When it comes to losing weight many people often only focus on a single metric which is usually that number on the scales. Although this trend seems to be changing, with the ever-increasing information we have access to, People will still judge their progress solely on whether the number on scale decreases on a weekly or sometimes daily. Both approaches are not wise. Let us discuss why this is a bad strategy from the start then. Every single piece of tissue (muscle, fat brain, liver, bones, kidneys) and everything in-between weighs something. So, when you step on the scales that number represents your “total body weight”.
Obviously, the number itself cannot distinguish between how much of that total body weight is fat tissue versus muscle tissues versus everything else. Hopefully, now you can start to see why using the scales as the sole predictor of weight loss is problematic from the outset. For this reason, it is much better to determine how much of your total body weight is actually fat tissue. Everything else leftover is called your lean body mass (LBM). We can do this several ways with some having more accuracy than others (Bodpods, Tanita scales, hand-held devices, calipers, dual-energy x-ray absorptiometry, hydrostatic weighing).
Regardless of which one you choose, choosing any is better than that not choosing any at all as you will get a better picture of your progress. For example, let’s say you have two people who start outweighing 220 pounds and lose twenty pounds over the course of a few months. Let us call them Person A and Person B. Along with checking their weight on the scales that confirm they’re now 200 pounds, Person uses one of the above body fat analysis techniques which displays they are now 30% body-fat. This means out of that 200 pounds, 140 pound is LBM (200 * .30 = 60, 200 – 60 = 140). Person B does the same thing but while their weight is the same as person A, their body fat is 10%. This means out of the 200 pounds, 180 pounds is LBM (200 * .10 = 20, 200 – 20 = 180).
In this scenario, Person B is a lot “healthier” as they are carrying less fat tissue, which means less fat tissue around vital organs like the lungs and heart and less risk when it comes to developing diseases like coronary heart disease and diabetes. Not only this but the person with the greater LBM has greater metabolic turnover meaning because they have more muscle, they have high metabolic rate than some person A. This is because muscle burns a lot more energy than fat while at rest.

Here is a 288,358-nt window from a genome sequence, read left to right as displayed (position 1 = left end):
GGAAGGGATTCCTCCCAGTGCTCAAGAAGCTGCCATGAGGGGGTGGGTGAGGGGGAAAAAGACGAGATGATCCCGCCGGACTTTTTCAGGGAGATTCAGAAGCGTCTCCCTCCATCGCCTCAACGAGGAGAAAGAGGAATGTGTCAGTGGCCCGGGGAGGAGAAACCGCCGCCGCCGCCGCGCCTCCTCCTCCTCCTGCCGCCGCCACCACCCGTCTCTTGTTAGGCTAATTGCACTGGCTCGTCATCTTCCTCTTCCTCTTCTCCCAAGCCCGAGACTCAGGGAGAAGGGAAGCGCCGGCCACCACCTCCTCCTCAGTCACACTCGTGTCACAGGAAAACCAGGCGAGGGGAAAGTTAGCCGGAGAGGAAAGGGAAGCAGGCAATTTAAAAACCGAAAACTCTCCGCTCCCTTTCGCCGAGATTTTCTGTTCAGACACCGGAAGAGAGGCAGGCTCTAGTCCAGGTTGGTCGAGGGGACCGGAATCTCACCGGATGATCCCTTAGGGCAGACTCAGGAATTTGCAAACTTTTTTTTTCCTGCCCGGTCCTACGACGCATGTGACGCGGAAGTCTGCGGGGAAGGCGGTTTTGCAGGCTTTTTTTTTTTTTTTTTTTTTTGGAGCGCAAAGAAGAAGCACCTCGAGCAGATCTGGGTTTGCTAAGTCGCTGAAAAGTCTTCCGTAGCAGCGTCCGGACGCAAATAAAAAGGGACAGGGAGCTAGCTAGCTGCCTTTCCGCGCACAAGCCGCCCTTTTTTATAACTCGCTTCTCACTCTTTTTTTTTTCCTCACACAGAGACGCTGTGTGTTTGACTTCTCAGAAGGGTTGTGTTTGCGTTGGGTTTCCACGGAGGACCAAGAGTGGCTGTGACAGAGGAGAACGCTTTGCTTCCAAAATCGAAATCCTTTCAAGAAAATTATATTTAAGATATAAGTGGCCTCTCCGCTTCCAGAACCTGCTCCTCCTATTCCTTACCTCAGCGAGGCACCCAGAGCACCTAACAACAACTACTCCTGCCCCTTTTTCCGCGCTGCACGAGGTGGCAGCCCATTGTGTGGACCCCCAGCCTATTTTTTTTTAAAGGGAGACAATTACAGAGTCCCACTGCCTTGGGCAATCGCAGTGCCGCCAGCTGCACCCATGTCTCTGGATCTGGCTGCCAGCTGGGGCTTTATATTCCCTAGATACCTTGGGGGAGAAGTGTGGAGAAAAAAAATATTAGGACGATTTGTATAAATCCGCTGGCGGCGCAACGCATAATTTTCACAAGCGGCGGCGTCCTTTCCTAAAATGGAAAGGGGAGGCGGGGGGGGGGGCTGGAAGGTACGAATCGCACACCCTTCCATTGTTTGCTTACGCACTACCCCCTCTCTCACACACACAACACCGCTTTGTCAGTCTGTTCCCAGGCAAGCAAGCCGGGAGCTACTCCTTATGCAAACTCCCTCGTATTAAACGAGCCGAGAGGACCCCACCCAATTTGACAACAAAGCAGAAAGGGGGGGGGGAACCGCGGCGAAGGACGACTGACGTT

Finally, there will be weight fluctuations of a few pounds give or take on a daily basis. This is down to several factors including the food you eat, the amount of fluid you drink to the amount of stress you’re under. Therefore, using a “weekly weigh-in” solely will not
tell the whole story. Let’s take food for example, in particular carbohydrates, for every 1 gram of carbs, your body holds approximately 3 grams of water so when carbs are dropped a lot of water leaves the body.
The average person will store about 500g of glycogen in muscles and 100g in the liver, that would be 1600g (3g x 600g) of stored water eliminated also (3-4 pounds) if someone drops the carbs for a day or two. Can you see why people gravitate to the whole “it must be the carbs that were making me put on weight now”? They get instant success when they drop them but in fact, most of that weight loss is in water (if not all). This also works the other way as soon as carbs are reintroduced water retention occurs at a rapid rate thus total body weight increase. So, if someone eats more carbohydrates (pastas, breads, rice etc.) close to their weigh-in day or drops them before for 24-48 hours before it, their weight essentially can be manipulated by a few pounds.
Now of course we’re not saying that the scales are lying per SE, we’re saying it may not be telling the whole story. Therefore, using more than one measure to track weight loss progress is important such as tracking your body-fat percentage, waist circumference and so on. Certainly, losing weight and building some lean muscle along the way is far better than just losing weight by just eating very little.
As you can see it is important to know not just the differences between weight loss and fat loss is but also know what may cause these differences in advance of setting out on your weight loss journey.